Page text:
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Six Tips for Avoiding Pesky Pothole Damage While Driving From MDOT

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Spring has sprung, and so have the annoying potholes wet winter weather left behind on some of your most frequented roads. And unfortunately, these divots in the asphalt can wreak havoc on your vehicle.

While they might not seem like a huge issue, potholes can cause costly damage to tires, suspensions and other vehicle parts. A report from AAA indicates that drivers in the U.S. spend an average of $3 billion on pothole damage repairs each year.

Luckily, there are several smart moves drivers can make to help minimize and hopefully steer clear of the damage that these rocky pavement pits might cause. Check out the roadmap below on how to avoid pothole pitfalls driving forward:

Don’t drive through puddles

When it comes to puddles, be cautious. Don’t drive a vehicle too fast through them since there may be hidden potholes that are deep and extra dangerous. If the vehicle does collide with a deep crater, don’t panic. Pull over to a safe spot on the highway or shoulder of the road right away. Slow down, check for cross traffic, change lanes and come to a stop to check for damage.

Stay alert on unfamiliar roads

When driving on an unfamiliar road, watch out for hazards. Because drivers often anticipate and avoid potholes in areas they travel often, they might not notice new ones in less frequented areas. Drivers should keep their eyes peeled in new places and proceed with caution.

Keep a safe distance between vehicles

Maintain a safe distance between vehicles on the road. Drivers will be able to spot potholes faster and more easily when they can see what’s coming. Make it a point to maintain at least a 3-second following distance between the vehicle in front of you. And remember, allow for extra space on highways and byways because it’s possible to miss a pothole when following too closely at faster speeds.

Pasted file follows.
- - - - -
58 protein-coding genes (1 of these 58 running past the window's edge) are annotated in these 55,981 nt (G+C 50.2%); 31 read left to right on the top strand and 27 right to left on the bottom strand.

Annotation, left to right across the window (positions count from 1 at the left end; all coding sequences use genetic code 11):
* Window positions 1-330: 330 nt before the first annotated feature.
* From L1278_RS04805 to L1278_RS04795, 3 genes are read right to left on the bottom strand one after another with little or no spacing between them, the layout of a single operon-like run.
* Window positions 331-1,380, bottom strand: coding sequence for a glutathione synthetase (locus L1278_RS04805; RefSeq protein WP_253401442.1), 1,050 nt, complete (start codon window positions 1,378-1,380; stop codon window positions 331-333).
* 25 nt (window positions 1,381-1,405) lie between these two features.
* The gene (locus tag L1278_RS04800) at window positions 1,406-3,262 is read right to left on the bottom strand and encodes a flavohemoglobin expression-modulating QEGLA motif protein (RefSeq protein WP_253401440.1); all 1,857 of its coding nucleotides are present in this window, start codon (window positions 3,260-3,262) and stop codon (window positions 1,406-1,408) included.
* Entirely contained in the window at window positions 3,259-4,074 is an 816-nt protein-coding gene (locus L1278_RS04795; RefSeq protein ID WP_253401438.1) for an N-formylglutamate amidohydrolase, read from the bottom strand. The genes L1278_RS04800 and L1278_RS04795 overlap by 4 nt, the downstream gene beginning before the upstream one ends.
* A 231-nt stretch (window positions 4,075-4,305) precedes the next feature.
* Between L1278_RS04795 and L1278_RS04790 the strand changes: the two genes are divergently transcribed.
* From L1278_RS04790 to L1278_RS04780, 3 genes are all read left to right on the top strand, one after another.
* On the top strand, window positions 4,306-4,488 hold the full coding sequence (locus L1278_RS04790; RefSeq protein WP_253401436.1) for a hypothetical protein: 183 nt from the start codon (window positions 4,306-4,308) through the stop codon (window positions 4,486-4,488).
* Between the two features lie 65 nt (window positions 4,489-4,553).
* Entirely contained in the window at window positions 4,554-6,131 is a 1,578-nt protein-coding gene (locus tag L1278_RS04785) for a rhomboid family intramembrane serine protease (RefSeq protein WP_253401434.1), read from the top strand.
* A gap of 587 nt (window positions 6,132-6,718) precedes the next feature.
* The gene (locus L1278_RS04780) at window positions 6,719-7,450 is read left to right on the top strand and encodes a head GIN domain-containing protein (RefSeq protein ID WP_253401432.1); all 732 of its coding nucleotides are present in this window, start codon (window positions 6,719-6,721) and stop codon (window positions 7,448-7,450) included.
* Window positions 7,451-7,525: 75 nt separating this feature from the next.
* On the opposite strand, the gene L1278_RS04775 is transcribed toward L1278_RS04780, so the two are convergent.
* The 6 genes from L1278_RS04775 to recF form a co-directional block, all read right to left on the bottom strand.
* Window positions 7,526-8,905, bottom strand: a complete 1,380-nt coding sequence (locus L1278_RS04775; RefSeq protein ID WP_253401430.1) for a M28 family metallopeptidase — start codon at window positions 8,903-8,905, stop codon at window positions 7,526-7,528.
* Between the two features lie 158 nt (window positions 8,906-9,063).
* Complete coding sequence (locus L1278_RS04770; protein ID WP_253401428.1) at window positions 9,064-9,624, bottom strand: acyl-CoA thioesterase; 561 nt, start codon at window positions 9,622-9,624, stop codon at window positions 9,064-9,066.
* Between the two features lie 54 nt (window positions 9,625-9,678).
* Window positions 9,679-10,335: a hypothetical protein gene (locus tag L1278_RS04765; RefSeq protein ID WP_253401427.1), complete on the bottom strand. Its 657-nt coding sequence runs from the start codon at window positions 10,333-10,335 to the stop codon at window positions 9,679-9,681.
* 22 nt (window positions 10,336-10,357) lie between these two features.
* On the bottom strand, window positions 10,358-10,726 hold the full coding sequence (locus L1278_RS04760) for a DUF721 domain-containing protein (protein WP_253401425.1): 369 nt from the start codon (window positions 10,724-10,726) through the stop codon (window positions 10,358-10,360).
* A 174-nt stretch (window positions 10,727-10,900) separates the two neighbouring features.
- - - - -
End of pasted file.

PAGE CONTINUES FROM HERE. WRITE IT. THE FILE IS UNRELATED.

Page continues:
Keep up on car maintenance

If the vehicle’s tires are inflated properly when it hits a pothole, it lessens the chance of damage. When a vehicle hits a pothole with low tire pressure, the rim is more likely to be damaged and the suspension could suffer. Underinflated tires may also increase the chances of losing control of your vehicle or getting a blowout. Overinflated tires will not give as much during impact with a pothole, which could also damage the suspension. Shocks and struts in good condition, with properly inflated tires can cushion the blow.

Drive slower in the dark

Less visibility during nighttime means it can be tougher to avoid potholes. Reduce the chances of driving over them and minimize damage by taking it slow on the roads. This defensive driving tactic is especially helpful when it’s rainy or excessively windy.

 Know how to hit an unavoidable pothole

Some potholes just can’t be avoided. One of the best things to do is slow down to avoid incurring vehicle damage. When the car hits a pothole, grip the steering wheel tightly to prevent it from jerking. Just don’t brake before hitting a pothole because doing so can cause damage.

Source: Michigan Department of Transportation